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        Question Light filler for glass

#1 Highride Jan 30, 2013 03:46 PM

Light filler for glass
 
Need some recommendations for a lightweight filler to cover minor imperfections in glass.

I'm pretty good at glassing but occasionally end up with those small areas where I didn't wet sufficiently to completely fill the texture of the cloth. (Nope, I don't use a vacuum rig) I normally don't spot these until I have a coat of primer down. I've tried things like light spackling but cannot get it to hold in those minor imperfections.

Some ideas? The lighter the better.

Thanks,
Dave

#2 TomCrump Jan 31, 2013 08:06 AM

Many times, the use of automotive high build primer will do the trick. Just spray it on, and block sand the area.

If that doesn't do it, an automotive spot putty will fix you up. Prime the area, then apply the putty. After it dries block sand and then prime. The putty does shrink, so a few applications may be necessary.

I buy these products from a professional auto paint store. You should have something similar, in the UP.

Duplicolor high build primer. is available at almost any auto parts store, but I don't know if they would have spot putty.

#3 Highride Jan 31, 2013 09:13 AM

Tom,

Thanks. I'll give that a try. I was just over at NAPA poking around the other day. I'm sure I'll find that Duplicolor product or something close. Always learn something new. (By the way, we do have color TV and dial phones up here now--big grin)

I'm an e-sailplaner almost exclusively but do stick build from time to time. Last stick build was a Pat Trittle short kit, the Pilatus Porter.

Think you've been getting much more snow than us. Our second year of a "snow drought" and that is depressing. Killing the snowmobile and sport shops. Got about 4-5 inches yesterday so looks like my wife and I can get out on the x-country trails. Not groomed of course.

Year before last, we came down to Harbor Springs and did the Little Traverse Wheelway. Overnighted in Charlevoix and headed back. Nice lazy ride and wonderful scenery.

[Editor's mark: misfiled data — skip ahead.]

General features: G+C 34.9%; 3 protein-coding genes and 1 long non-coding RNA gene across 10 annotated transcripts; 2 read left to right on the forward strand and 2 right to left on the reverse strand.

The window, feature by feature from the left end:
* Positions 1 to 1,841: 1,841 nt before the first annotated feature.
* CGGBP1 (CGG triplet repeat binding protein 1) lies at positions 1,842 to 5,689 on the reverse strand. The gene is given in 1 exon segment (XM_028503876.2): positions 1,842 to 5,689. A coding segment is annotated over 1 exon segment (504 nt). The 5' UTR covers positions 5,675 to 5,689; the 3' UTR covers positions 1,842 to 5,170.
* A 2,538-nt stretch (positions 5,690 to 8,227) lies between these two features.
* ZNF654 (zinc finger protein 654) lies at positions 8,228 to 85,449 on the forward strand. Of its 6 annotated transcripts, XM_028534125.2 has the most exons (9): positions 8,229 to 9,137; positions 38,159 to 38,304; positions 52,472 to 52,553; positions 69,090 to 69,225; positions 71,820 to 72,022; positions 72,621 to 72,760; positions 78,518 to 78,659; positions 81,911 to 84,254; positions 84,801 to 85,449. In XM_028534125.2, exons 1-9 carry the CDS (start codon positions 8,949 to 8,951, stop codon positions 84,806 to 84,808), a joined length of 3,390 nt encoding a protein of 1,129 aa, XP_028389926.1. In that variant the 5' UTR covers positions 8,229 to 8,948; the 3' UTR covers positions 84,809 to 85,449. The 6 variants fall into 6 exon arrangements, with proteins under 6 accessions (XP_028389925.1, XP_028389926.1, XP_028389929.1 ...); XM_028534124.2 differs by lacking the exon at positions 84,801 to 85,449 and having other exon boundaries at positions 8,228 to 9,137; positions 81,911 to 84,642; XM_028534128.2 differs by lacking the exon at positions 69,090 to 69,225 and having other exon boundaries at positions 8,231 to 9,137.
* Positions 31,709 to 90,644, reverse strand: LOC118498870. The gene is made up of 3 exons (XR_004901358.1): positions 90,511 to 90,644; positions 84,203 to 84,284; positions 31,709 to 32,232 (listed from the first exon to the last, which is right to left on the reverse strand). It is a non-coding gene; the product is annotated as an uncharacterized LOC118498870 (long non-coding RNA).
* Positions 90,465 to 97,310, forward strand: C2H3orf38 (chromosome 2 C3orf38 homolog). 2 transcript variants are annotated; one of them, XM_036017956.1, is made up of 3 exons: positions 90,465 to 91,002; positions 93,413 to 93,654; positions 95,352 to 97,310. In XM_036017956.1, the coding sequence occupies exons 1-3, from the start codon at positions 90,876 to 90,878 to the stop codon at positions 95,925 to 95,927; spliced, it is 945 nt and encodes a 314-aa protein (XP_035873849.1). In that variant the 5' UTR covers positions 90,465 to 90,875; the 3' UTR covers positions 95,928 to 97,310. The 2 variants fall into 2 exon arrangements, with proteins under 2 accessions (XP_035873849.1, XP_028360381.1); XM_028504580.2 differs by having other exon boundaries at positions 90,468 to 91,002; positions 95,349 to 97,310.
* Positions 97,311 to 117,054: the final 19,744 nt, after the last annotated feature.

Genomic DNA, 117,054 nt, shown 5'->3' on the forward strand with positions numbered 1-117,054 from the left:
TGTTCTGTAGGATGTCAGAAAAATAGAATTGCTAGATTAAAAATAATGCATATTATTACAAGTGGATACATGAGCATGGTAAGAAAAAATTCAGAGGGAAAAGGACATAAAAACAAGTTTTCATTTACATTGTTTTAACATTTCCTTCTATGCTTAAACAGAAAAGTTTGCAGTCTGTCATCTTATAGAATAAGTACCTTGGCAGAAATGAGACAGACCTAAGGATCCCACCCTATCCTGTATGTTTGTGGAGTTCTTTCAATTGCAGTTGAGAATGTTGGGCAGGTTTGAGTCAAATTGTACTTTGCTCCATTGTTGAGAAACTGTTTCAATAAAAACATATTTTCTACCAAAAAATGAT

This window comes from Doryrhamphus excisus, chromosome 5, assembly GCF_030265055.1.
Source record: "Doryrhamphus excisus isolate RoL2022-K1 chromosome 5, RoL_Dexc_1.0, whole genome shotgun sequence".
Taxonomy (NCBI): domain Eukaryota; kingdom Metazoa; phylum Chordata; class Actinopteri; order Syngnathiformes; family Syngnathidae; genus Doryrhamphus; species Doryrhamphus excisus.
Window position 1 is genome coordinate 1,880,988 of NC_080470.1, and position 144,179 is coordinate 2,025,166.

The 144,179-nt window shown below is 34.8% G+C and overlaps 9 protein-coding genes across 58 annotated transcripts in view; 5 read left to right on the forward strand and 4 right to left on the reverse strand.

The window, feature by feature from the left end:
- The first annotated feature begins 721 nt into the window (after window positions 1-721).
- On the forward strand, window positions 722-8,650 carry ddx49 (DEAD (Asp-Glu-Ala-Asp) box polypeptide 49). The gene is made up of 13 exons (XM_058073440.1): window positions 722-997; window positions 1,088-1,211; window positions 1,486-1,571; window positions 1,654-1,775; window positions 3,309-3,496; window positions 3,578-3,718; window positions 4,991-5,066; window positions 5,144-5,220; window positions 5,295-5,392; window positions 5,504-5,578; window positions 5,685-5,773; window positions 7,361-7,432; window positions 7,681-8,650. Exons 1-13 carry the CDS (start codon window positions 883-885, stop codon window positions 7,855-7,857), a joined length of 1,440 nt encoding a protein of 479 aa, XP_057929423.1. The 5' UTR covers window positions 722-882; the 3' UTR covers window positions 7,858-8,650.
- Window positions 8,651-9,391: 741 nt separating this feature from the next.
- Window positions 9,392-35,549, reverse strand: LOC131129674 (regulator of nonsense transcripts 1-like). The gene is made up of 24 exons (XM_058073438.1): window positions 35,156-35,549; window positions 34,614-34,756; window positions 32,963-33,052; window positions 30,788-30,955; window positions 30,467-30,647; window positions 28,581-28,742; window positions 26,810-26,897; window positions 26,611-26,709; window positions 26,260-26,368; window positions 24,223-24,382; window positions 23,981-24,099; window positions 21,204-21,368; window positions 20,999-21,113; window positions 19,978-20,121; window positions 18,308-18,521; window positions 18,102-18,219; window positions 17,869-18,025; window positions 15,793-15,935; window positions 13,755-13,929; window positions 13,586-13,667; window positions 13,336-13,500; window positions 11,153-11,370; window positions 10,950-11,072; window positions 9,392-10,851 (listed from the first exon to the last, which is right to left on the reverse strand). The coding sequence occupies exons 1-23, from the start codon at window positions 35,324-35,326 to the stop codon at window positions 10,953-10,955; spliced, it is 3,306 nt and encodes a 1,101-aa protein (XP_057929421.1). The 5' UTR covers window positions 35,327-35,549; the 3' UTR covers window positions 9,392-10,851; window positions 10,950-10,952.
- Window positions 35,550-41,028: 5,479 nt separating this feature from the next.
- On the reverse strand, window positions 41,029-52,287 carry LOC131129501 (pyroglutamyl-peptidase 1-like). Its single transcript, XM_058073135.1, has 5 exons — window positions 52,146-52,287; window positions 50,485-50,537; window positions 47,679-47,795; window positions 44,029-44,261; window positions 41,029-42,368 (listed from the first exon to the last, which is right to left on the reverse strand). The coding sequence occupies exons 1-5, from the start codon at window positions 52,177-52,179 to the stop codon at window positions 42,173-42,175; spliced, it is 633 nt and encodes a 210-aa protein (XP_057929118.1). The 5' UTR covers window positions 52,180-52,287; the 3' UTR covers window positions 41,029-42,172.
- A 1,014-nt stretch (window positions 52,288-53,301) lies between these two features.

Thanks again,

Dave

#4 TomCrump Jan 31, 2013 10:22 AM

Hi Dave

Do you have iddoor plumbing ? LOL

We had 6'' the other day, and another 4" last night. Another 4" is expected by Friday. You can have mine. LOL

The high build primer isn't too heavy, but the spot putty may be heavier than you desire.

Good luck on your project.

#5 kenh3497 Jan 31, 2013 09:22 PM

A trick the DLG guys use is to slightly thin epoxy with alcohol and smear it on the offending spot. The thinned epoxy will soak through the unfilled weave and bond to the surface below and in your case fill the weave. In most cases, at least for me, the cloth is stretched tight enough when laying down the first coat of epoxy so it has not bubbled. I just didn't get enough epoxy in that spot. A second or God forbid a third application takes care of the problem.

Ken

#6 Andy01 Feb 01, 2013 04:45 PM

Micro balloons mixed with epoxy resin ? It doesn't come much lighter than that :)

Colin

#7 Highride Feb 05, 2013 03:52 PM

Thanks all...

I used the high build primer because the imperfections were so tiny. ( my wife says I'm too picky. Us RC guys "picky"?)

I've used the microballoons and epoxy in the past but that was in construction or to fill a void during repairs.

The technique I have not tried is the thinned epoxy. Think I'll experiment with that on some scraps.

Dave

#8 jhaywood Feb 06, 2013 11:19 AM

they make a lightweight polyester glazing compound. Spot Lite by evercoat is one product. Squeegee on with a razor blade and then sand lightly to blend. It may take one or two applications unless you want to spread it heavier and block sand it all off including the surrounding primer...Its great since it cures in 10 minutes and sands easy

#9 Highride Feb 06, 2013 05:09 PM

J,

Another new product for me. Thanks. Might be a good idea for some experimentation.

Dave


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